Kinship and altruism: a cross-cultural experimental study.

@article{Madsen2007KinshipAA,
  title={Kinship and altruism: a cross-cultural experimental study.},
  author={Elainie Alenk{\ae}r Madsen and Richard J. Tunney and George Fieldman and Henry Plotkin and Robin I. M. Dunbar and Jeanne M. Richardson and David McFarland},
  journal={British journal of psychology},
  year={2007},
  volume={98 Pt 2},
  pages={
          339-59
        }
}
Humans are characterized by an unusual level of prosociality. Despite this, considerable indirect evidence suggests that biological kinship plays an important role in altruistic behaviour. All previous reports of the influence of kin selection on human altruism have, however, used correlational (rather than experimental) designs, or imposed only a hypothetical or negligible time cost on participants. Since these research designs fail either to control for confounding variables or to meet the… 

Figures from this paper

Altruism in social networks: evidence for a 'kinship premium'.

TLDR
Participants were more altruistic towards kin than would be expected if altruism was dependent on emotional closeness alone - a phenomenon the results have implications for the ongoing debate about the extent to which kin relations and friendships are distinct kinds of social relationships, and how to measure the 'strength of ties' in social networks.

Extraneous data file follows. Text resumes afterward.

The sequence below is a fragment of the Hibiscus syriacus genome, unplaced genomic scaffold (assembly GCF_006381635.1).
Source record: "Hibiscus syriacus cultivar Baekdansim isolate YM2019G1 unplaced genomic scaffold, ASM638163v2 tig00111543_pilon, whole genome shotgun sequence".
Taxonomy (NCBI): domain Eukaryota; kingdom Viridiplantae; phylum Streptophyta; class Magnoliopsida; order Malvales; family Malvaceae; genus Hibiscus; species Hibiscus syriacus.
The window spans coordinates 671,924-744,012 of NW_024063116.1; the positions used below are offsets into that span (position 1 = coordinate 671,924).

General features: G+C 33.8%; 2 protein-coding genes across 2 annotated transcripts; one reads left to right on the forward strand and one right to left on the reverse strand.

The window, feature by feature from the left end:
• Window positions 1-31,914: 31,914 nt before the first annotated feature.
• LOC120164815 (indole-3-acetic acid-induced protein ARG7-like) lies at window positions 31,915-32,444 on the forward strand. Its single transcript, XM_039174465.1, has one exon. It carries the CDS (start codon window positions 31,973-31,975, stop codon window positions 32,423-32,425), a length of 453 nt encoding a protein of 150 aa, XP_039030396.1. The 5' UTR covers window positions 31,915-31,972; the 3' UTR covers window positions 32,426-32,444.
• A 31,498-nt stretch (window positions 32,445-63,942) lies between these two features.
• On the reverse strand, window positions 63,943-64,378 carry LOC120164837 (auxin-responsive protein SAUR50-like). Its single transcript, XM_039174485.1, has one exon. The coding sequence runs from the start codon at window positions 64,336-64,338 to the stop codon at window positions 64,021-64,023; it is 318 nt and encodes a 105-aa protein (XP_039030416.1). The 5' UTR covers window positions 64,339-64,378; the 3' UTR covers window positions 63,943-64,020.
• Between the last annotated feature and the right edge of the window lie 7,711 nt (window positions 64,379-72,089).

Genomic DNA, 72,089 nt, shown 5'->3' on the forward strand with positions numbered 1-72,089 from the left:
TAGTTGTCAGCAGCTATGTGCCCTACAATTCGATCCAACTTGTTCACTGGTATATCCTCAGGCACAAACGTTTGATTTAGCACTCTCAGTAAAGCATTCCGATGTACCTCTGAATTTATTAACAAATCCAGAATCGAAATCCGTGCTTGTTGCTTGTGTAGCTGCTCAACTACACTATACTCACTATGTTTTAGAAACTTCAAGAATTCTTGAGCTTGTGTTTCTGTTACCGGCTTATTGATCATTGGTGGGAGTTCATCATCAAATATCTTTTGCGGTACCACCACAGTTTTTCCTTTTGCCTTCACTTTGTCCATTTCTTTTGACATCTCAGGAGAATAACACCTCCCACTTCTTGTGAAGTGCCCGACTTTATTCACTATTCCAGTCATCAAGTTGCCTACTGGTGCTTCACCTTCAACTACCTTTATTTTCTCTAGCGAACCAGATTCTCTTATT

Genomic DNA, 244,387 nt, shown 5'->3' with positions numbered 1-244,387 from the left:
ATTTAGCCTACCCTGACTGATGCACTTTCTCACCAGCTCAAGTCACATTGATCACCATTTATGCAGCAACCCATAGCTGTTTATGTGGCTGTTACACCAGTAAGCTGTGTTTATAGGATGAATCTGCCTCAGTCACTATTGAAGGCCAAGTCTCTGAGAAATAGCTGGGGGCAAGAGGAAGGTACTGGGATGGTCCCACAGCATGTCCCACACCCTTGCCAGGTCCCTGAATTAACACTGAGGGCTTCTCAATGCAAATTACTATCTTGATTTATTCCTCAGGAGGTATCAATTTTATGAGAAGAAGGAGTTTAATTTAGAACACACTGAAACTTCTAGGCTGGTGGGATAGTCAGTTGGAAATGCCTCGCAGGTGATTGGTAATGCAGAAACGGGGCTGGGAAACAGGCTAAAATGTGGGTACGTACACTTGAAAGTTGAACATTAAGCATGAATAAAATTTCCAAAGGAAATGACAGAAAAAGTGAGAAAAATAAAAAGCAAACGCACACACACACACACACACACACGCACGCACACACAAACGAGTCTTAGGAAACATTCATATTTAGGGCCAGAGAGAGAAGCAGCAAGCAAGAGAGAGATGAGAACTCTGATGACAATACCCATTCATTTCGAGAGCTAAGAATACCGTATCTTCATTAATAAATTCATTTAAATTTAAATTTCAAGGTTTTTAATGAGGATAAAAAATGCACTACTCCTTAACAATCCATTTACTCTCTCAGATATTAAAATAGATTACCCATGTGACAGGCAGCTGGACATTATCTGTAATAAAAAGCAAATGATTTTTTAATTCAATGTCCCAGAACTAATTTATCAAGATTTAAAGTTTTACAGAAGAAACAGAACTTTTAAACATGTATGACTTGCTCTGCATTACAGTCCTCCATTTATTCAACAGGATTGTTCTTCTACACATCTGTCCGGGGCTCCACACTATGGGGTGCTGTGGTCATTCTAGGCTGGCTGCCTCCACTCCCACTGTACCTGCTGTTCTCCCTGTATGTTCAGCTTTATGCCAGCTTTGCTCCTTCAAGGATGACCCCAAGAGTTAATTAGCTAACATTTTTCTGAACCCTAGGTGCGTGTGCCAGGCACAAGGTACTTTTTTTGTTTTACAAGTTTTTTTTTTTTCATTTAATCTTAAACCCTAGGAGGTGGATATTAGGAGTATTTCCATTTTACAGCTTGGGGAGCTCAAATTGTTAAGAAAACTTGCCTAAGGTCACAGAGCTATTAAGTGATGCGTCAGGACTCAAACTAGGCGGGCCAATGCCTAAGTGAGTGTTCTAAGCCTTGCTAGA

Altruism and reciprocity among friends and kin in a Tibetan village

Induced Altruism in Religious, Military, and Terrorist Organizations

TLDR
Cross-cultural data on several examples of extremely costly altruism—vows of celibacy, suicide bombings, and combat suicide—as exhibited in organizational and institutional contexts are reviewed, suggesting that cross-cultural analyses could provide an effective avenue through which to test this and other evolutionary theories related to human unreciprocated altruism in non-kin contexts.

Evidence of an Alternative Currency for Altruism in Laboratory-Based Experiments

TLDR
Findings of three experiments that use a novel and simple laboratory-based task that measures altruism based on the amount of time participants are willing to spend as a cost to help others provide clear support for the use and value of this novel task in future research.

Do Relatives With Greater Reproductive Potential Get Help First?: A Test of the Inclusive Fitness Explanation of Kin Altruism

TLDR
A demonstration of the direct causal effects of reproductive potential on helping intentions, supporting the inclusive fitness explanation of kin altruism is provided.

Altruistic Behavior among Twins

TLDR
The genders of the subject and of the co-twin, not genetic relatedness, were the best predictors of aggressive altruistic intentions.

Resource allocation to kin, friends, and strangers by 3- to 6-year-old children.

  • H. LuLei Chang
  • Psychology
    Journal of experimental child psychology
  • 2016

Culture and the Evolution of Human Sociality 22

TLDR